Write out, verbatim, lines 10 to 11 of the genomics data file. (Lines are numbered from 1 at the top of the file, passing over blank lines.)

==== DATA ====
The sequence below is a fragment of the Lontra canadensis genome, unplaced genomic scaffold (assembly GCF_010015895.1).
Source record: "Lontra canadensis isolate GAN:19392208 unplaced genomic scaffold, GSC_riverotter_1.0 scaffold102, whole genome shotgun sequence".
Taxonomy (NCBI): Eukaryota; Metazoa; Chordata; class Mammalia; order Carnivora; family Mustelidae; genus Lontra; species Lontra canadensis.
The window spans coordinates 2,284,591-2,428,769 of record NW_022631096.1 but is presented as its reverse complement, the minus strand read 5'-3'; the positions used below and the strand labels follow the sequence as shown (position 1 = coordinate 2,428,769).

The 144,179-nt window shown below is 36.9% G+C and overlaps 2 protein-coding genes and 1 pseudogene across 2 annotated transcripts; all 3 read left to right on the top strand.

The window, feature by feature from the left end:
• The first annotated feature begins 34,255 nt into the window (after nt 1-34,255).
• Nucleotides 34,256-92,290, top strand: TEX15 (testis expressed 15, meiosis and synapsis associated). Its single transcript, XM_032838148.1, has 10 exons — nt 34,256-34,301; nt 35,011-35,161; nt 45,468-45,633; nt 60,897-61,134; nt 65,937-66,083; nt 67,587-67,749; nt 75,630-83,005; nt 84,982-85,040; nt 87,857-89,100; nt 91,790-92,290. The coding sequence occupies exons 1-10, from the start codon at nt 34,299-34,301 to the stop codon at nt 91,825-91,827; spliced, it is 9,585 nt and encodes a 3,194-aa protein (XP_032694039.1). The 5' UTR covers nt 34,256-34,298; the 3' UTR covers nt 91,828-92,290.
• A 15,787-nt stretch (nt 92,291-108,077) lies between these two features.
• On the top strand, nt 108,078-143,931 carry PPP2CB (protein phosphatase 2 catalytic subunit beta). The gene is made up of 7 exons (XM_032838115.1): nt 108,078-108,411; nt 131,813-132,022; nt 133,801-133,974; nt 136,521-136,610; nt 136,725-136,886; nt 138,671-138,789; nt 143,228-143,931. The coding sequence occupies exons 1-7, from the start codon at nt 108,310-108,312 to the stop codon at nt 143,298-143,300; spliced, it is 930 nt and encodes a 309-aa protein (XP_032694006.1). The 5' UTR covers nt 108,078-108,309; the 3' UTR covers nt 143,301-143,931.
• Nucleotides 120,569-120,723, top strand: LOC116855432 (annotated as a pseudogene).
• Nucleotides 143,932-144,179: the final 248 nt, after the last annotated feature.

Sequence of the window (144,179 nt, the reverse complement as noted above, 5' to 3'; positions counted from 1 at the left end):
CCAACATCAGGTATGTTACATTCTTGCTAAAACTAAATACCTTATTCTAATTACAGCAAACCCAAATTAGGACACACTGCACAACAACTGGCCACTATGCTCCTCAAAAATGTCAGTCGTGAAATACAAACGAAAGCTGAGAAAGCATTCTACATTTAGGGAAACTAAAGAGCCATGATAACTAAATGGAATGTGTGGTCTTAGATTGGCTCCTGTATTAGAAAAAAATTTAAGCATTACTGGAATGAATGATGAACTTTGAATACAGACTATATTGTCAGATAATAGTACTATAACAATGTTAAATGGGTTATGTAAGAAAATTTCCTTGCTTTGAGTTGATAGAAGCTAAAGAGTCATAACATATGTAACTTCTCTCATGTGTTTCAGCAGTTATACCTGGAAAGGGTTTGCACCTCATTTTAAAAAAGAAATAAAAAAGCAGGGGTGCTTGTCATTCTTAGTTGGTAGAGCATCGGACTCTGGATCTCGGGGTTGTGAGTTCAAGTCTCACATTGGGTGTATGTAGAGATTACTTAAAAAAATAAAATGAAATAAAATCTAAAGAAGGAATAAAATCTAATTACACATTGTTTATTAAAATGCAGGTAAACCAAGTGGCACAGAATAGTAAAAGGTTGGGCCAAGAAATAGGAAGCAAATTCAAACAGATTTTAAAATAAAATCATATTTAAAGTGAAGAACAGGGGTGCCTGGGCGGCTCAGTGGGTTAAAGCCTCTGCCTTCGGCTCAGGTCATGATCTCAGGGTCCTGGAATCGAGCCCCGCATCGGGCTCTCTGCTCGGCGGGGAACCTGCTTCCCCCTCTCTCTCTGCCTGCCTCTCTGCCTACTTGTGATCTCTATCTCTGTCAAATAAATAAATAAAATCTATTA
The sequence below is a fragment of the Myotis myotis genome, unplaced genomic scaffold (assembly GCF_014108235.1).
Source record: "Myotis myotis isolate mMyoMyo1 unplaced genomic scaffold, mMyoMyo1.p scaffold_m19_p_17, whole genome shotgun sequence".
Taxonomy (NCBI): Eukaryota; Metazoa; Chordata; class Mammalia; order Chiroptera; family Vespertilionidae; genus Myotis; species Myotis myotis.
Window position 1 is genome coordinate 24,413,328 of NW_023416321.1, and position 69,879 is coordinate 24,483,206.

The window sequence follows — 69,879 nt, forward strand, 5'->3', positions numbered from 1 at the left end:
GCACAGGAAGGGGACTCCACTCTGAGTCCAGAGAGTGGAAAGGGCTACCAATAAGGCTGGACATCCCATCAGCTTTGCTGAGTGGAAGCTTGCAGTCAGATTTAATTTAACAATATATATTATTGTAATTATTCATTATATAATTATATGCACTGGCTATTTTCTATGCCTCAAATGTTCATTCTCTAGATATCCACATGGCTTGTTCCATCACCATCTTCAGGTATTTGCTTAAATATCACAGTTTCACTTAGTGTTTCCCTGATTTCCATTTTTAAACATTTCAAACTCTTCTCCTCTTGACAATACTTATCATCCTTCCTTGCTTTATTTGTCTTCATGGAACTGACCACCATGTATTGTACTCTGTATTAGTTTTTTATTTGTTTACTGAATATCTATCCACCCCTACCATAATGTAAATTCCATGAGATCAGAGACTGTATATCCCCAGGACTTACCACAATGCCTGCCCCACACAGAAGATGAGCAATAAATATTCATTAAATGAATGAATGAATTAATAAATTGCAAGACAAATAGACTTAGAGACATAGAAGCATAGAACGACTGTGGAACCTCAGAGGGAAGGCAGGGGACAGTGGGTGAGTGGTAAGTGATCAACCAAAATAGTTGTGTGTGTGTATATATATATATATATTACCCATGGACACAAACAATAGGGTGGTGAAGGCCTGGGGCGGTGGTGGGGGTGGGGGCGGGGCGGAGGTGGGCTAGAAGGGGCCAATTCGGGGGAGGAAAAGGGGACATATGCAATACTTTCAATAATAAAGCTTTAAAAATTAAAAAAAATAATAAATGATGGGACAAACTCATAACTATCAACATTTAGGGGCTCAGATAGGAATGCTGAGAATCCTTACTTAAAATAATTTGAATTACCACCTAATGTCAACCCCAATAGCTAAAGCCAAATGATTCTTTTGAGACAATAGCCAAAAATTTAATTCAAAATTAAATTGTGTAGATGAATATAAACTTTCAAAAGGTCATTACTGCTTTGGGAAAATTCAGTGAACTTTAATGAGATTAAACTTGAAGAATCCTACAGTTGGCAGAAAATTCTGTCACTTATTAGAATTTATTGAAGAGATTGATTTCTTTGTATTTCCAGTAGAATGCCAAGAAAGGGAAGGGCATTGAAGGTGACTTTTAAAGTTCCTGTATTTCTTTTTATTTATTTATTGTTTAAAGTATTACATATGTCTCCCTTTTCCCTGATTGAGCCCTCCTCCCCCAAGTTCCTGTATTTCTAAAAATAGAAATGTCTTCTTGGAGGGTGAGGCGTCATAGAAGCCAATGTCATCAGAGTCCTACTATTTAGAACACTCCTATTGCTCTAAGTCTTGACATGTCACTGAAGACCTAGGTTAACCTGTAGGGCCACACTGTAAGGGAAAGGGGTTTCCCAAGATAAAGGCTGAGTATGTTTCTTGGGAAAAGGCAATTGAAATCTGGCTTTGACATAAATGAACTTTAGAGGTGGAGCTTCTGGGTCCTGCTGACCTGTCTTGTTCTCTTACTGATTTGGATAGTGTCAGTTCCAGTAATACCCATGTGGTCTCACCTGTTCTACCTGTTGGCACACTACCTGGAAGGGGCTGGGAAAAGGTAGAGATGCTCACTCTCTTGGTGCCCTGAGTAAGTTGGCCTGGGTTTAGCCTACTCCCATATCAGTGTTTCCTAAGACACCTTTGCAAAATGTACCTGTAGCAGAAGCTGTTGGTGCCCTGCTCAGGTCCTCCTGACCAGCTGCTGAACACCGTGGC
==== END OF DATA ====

• On the top strand, nt 108,078-143,931 carry PPP2CB (protein phosphatase 2 catalytic subunit beta). The gene is made up of 7 exons (XM_032838115.1): nt 108,078-108,411; nt 131,813-132,022; nt 133,801-133,974; nt 136,521-136,610; nt 136,725-136,886; nt 138,671-138,789; nt 143,228-143,931. The coding sequence occupies exons 1-7, from the start codon at nt 108,310-108,312 to the stop codon at nt 143,298-143,300; spliced, it is 930 nt and encodes a 309-aa protein (XP_032694006.1). The 5' UTR covers nt 108,078-108,309; the 3' UTR covers nt 143,301-143,931.
• Nucleotides 120,569-120,723, top strand: LOC116855432 (annotated as a pseudogene).